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Supreme Court hears arguments on whether the federal government can limit free speech on social media

Two Republican attorneys general in Louisiana and Missouri want to curb the Biden administration's interactions with social media companies.

The front of the Supreme Court has a carved panel above the columns that reads: Equal justice under law.
The Supreme Court. (Saul Loeb/AFP via Getty Images)

The Supreme Court heard arguments for another social-media-related case on Monday — the latest in a string of cases this term that has had the justices assessing what free speech looks like in the digital era.

The majority of the justices seemed skeptical about the claims that the Biden administration coerced social media platforms to remove content it deemed problematic or misinformation. It’s part of a growing conversation around the extent to which the government should be allowed to get involved with a public debate.

A decision on the case will likely come in June when the term ends.

The case also comes on the heels of the Supreme Court hearing landmark cases from Texas and Florida that argued social media platforms should not be allowed to remove users’ posts, even if they violate content policies or promote misinformation and hate.

🔮 What are the implications of these social media cases?

Free speech advocates are hoping the Supreme Court will use Murthy v. Missouri to finally establish how the government can intervene when it comes to dangerous misinformation on social media without threatening First Amendment protection.

“The government has no authority to threaten platforms into censoring protected speech, but it must have the ability to participate in public discourse so that it can effectively govern and inform the public of its views,” Alex Abdo, litigation director of the Knight First Amendment Institute at Columbia University, said in a statement.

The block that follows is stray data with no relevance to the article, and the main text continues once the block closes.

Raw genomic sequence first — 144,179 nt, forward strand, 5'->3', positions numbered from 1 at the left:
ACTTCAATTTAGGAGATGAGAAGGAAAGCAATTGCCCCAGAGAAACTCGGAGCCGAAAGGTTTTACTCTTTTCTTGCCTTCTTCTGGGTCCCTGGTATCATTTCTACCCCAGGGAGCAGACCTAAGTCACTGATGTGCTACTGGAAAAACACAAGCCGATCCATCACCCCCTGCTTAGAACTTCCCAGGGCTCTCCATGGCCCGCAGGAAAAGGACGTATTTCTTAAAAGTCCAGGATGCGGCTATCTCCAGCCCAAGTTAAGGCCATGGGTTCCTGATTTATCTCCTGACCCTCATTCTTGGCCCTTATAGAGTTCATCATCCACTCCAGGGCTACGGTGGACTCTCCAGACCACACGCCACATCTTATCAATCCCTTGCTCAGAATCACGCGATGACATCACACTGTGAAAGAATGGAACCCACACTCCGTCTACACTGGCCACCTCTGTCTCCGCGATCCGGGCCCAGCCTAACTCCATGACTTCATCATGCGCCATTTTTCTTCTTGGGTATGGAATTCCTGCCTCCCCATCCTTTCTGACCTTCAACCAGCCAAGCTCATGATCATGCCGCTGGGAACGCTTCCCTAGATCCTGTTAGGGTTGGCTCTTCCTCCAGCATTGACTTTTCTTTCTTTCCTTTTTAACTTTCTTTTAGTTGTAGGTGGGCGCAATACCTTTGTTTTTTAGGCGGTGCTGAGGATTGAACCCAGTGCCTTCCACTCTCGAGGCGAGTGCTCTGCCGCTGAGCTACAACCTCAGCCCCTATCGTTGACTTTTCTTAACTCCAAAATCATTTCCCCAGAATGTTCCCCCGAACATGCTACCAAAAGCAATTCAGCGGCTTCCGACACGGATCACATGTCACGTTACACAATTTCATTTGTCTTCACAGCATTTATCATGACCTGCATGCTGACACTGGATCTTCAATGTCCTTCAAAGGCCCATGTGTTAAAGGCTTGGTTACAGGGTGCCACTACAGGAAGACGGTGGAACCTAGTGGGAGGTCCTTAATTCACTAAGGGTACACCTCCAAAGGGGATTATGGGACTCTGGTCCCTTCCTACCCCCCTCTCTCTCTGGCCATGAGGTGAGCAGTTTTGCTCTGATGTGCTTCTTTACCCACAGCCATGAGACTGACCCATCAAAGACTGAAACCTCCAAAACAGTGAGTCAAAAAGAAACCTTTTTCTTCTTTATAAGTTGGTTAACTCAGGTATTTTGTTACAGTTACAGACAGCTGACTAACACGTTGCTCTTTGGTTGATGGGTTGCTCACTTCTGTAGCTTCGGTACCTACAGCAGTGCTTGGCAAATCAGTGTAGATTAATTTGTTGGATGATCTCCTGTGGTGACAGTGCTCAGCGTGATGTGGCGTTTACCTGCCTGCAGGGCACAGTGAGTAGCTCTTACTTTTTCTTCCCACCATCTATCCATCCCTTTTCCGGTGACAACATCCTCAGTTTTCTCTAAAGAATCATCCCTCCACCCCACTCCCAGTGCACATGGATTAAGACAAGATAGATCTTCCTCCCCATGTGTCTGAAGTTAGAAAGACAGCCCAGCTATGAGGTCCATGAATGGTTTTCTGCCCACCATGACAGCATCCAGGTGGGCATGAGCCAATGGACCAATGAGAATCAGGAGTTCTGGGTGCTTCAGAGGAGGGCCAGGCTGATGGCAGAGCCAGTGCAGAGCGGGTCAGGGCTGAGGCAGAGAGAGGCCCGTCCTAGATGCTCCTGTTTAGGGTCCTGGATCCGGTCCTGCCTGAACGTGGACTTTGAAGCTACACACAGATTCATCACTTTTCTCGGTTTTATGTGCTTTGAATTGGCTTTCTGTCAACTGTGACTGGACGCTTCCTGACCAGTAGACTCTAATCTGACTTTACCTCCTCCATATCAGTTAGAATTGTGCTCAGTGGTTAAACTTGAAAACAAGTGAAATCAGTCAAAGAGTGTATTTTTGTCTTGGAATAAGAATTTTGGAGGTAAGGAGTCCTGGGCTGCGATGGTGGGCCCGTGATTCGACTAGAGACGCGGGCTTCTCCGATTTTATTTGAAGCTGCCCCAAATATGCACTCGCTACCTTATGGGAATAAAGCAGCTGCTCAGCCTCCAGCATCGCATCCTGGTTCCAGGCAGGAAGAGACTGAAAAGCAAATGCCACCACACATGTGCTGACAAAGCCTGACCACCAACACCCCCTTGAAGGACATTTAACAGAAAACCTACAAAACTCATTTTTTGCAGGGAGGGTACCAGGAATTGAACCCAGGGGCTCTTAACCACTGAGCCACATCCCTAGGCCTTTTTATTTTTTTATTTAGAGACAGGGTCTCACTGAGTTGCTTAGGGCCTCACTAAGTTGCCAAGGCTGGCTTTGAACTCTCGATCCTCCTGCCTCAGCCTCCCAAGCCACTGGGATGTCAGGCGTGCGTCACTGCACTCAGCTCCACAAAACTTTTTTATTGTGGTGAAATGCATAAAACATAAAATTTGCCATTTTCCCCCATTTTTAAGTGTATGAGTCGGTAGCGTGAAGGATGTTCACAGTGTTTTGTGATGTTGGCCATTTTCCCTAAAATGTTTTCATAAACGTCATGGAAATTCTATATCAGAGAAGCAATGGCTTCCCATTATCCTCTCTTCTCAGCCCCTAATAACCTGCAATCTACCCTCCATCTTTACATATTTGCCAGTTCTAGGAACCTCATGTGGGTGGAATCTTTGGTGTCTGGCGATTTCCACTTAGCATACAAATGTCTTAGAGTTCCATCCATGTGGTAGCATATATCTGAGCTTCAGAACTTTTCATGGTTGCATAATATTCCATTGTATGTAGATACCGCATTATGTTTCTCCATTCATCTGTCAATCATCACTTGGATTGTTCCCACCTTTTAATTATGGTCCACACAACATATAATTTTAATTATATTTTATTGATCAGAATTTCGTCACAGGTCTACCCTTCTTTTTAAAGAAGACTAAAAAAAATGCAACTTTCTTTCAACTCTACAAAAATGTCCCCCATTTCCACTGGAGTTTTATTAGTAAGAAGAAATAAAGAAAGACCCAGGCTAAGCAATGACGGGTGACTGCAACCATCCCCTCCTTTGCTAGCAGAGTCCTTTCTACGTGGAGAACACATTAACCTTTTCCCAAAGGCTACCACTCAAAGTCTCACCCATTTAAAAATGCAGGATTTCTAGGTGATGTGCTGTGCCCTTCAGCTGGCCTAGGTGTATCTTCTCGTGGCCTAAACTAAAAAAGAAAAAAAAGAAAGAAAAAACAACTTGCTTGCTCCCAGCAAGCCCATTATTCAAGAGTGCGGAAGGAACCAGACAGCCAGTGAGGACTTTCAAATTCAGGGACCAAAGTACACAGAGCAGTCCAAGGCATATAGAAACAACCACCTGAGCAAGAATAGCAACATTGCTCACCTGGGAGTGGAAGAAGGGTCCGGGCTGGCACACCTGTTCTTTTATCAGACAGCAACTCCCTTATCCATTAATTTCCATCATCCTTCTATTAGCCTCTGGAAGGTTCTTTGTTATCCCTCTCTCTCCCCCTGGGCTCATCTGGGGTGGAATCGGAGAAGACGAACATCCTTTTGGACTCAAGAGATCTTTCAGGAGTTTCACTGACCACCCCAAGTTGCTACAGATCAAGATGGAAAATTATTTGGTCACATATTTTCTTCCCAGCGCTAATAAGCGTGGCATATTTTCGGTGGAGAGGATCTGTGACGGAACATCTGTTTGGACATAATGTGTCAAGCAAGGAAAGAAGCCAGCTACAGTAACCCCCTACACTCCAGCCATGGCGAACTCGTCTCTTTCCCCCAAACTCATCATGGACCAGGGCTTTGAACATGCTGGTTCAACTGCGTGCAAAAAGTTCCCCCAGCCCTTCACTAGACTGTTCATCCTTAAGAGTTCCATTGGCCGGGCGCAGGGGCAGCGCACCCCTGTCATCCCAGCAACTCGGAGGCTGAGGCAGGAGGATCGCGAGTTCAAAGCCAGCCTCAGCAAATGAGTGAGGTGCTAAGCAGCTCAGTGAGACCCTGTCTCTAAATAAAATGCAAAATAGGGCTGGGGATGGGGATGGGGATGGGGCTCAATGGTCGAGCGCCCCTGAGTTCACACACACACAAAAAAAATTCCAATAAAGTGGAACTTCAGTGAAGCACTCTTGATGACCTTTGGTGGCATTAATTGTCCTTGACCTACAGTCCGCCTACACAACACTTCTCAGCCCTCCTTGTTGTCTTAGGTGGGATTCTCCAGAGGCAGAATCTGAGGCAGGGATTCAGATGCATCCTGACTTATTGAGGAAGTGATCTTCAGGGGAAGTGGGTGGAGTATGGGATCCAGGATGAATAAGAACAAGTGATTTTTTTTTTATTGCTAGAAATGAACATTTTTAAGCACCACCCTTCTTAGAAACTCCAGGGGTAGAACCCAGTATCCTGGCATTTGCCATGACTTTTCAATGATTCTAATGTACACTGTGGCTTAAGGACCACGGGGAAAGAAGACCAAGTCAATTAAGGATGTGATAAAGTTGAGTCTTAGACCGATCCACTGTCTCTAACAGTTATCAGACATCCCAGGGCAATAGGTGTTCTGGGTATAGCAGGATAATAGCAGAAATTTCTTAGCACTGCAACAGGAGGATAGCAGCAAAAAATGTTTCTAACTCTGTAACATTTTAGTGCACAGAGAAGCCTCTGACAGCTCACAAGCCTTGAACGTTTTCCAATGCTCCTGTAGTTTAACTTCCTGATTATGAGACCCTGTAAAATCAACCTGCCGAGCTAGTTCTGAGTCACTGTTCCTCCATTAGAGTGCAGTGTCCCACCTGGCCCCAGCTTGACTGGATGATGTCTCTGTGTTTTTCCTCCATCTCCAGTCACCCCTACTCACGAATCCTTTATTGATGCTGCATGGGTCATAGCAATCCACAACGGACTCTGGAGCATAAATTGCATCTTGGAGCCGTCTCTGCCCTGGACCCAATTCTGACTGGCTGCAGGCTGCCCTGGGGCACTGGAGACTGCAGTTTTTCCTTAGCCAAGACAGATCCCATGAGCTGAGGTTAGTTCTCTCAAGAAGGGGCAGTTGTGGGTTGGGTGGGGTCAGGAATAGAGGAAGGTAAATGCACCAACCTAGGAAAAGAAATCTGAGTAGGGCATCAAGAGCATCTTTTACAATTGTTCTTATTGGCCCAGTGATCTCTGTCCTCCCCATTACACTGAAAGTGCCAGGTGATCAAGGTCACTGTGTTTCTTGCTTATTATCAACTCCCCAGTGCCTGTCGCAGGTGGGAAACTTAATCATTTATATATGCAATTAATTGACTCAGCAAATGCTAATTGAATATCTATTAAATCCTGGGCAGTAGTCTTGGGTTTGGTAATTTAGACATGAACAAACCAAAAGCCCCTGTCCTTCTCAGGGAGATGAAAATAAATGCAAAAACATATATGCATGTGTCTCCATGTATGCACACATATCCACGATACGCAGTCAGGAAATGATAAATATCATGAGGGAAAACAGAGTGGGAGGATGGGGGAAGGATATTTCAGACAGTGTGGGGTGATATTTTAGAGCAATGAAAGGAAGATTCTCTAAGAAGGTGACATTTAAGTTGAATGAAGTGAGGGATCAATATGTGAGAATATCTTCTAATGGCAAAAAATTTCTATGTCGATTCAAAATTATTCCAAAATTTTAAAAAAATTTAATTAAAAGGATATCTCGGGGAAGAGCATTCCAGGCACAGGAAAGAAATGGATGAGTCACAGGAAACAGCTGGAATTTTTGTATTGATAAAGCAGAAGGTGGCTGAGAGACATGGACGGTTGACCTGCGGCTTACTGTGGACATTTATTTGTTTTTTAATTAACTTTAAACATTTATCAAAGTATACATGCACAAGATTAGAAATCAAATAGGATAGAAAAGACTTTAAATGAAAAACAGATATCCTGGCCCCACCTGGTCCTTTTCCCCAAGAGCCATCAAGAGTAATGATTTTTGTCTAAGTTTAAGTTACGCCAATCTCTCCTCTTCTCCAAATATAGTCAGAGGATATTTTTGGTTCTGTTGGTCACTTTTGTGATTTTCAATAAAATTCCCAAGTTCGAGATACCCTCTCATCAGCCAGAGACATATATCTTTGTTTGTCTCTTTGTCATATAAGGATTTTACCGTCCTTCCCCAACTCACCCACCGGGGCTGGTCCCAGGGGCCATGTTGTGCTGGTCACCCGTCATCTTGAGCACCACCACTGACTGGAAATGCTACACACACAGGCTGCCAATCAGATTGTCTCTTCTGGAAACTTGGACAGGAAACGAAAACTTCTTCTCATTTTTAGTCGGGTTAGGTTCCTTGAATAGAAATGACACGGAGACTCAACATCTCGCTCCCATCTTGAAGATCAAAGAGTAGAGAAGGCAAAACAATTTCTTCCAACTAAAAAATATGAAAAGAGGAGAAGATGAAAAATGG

📝 What to know about the Biden administration’s case

Two Republican attorneys general in Louisiana and Missouri, alongside several social media users, alleged that federal officials “coordinated and colluded” with social media platforms to “identify disfavored speakers, viewpoints, and content” and then censored them, The Hill reported.

The central debate in the case is whether the Biden administration violated the First Amendment by attempting to police what it considered to be misinformation about the 2020 election and COVID-19 vaccines.

Last summer Louisiana-based federal Judge Terry Doughty sided with the attorneys general and said Biden administration officials could not contact social media companies relating to “the removal, deletion, suppression or deduction” of content.

The New Orleans-based Fifth Circuit Court of Appeals agreed with the lower court that Biden officials likely did violate the First Amendment, which should protect social media companies from being “coerced” by federal agencies.

The Supreme Court blocked the appeals court ruling in October. Conservative Justices Samuel Alito, Clarence Thomas and Neil Gorsuch noted they disagreed with the majority’s decision to block, saying, “Government censorship of private speech is antithetical to our democratic form of government.”

⚖️ What’s the argument Biden administration lawyers are making?

Brian Fletcher, the principal deputy solicitor general for the Biden administration, is arguing that the government does have the right to correspond with social media companies as long as it does not “coerce” them. Fletcher claimed the distinction between conversations and “coercion” is whether the government makes threats.